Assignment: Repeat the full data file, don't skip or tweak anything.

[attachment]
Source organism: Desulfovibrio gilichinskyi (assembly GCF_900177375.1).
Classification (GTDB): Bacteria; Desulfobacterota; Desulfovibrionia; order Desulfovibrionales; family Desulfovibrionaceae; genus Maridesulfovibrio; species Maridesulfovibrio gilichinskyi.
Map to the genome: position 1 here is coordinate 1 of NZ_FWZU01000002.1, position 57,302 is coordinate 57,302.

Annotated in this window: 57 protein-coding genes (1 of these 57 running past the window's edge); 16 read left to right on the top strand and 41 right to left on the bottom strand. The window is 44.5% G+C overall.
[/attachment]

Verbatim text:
Source organism: Desulfovibrio gilichinskyi (assembly GCF_900177375.1).
Classification (GTDB): Bacteria; Desulfobacterota; Desulfovibrionia; order Desulfovibrionales; family Desulfovibrionaceae; genus Maridesulfovibrio; species Maridesulfovibrio gilichinskyi.
Map to the genome: position 1 here is coordinate 1 of NZ_FWZU01000002.1, position 57,302 is coordinate 57,302.

Annotated in this window: 57 protein-coding genes (1 of these 57 running past the window's edge); 16 read left to right on the top strand and 41 right to left on the bottom strand. The window is 44.5% G+C overall.